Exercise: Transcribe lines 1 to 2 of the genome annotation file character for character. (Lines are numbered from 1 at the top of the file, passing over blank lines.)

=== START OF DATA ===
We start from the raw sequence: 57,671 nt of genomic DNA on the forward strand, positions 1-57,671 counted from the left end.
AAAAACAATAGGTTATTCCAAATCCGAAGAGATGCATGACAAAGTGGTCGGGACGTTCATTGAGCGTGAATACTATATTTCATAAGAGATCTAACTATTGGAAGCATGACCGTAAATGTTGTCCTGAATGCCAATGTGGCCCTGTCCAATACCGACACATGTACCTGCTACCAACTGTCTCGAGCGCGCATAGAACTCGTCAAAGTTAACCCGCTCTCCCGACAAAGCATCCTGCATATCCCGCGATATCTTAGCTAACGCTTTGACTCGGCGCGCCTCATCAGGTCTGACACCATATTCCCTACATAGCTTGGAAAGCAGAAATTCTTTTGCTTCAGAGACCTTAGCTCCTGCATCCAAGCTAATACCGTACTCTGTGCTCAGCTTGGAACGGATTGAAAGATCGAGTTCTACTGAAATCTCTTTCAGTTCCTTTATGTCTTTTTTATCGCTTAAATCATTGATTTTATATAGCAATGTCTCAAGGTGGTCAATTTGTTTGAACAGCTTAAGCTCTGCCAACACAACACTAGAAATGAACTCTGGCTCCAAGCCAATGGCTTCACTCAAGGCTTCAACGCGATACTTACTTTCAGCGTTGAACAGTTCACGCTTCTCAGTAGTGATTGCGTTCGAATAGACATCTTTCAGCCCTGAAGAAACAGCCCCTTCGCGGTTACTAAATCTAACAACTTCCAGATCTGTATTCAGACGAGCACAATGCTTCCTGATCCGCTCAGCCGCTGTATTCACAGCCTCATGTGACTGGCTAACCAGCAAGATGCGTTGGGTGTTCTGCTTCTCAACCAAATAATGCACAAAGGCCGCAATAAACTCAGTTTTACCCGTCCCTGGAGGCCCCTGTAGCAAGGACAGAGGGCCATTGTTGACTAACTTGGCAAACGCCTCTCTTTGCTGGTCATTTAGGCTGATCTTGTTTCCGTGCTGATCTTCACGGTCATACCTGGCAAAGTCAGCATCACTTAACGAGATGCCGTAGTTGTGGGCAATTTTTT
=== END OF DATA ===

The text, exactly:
We start from the raw sequence: 57,671 nt of genomic DNA on the forward strand, positions 1-57,671 counted from the left end.
AAAAACAATAGGTTATTCCAAATCCGAAGAGATGCATGACAAAGTGGTCGGGACGTTCATTGAGCGTGAATACTATATTTCATAAGAGATCTAACTATTGGAAGCATGACCGTAAATGTTGTCCTGAATGCCAATGTGGCCCTGTCCAATACCGACACATGTACCTGCTACCAACTGTCTCGAGCGCGCATAGAACTCGTCAAAGTTAACCCGCTCTCCCGACAAAGCATCCTGCATATCCCGCGATATCTTAGCTAACGCTTTGACTCGGCGCGCCTCATCAGGTCTGACACCATATTCCCTACATAGCTTGGAAAGCAGAAATTCTTTTGCTTCAGAGACCTTAGCTCCTGCATCCAAGCTAATACCGTACTCTGTGCTCAGCTTGGAACGGATTGAAAGATCGAGTTCTACTGAAATCTCTTTCAGTTCCTTTATGTCTTTTTTATCGCTTAAATCATTGATTTTATATAGCAATGTCTCAAGGTGGTCAATTTGTTTGAACAGCTTAAGCTCTGCCAACACAACACTAGAAATGAACTCTGGCTCCAAGCCAATGGCTTCACTCAAGGCTTCAACGCGATACTTACTTTCAGCGTTGAACAGTTCACGCTTCTCAGTAGTGATTGCGTTCGAATAGACATCTTTCAGCCCTGAAGAAACAGCCCCTTCGCGGTTACTAAATCTAACAACTTCCAGATCTGTATTCAGACGAGCACAATGCTTCCTGATCCGCTCAGCCGCTGTATTCACAGCCTCATGTGACTGGCTAACCAGCAAGATGCGTTGGGTGTTCTGCTTCTCAACCAAATAATGCACAAAGGCCGCAATAAACTCAGTTTTACCCGTCCCTGGAGGCCCCTGTAGCAAGGACAGAGGGCCATTGTTGACTAACTTGGCAAACGCCTCTCTTTGCTGGTCATTTAGGCTGATCTTGTTTCCGTGCTGATCTTCACGGTCATACCTGGCAAAGTCAGCATCACTTAACGAGATGCCGTAGTTGTGGGCAATTTTTT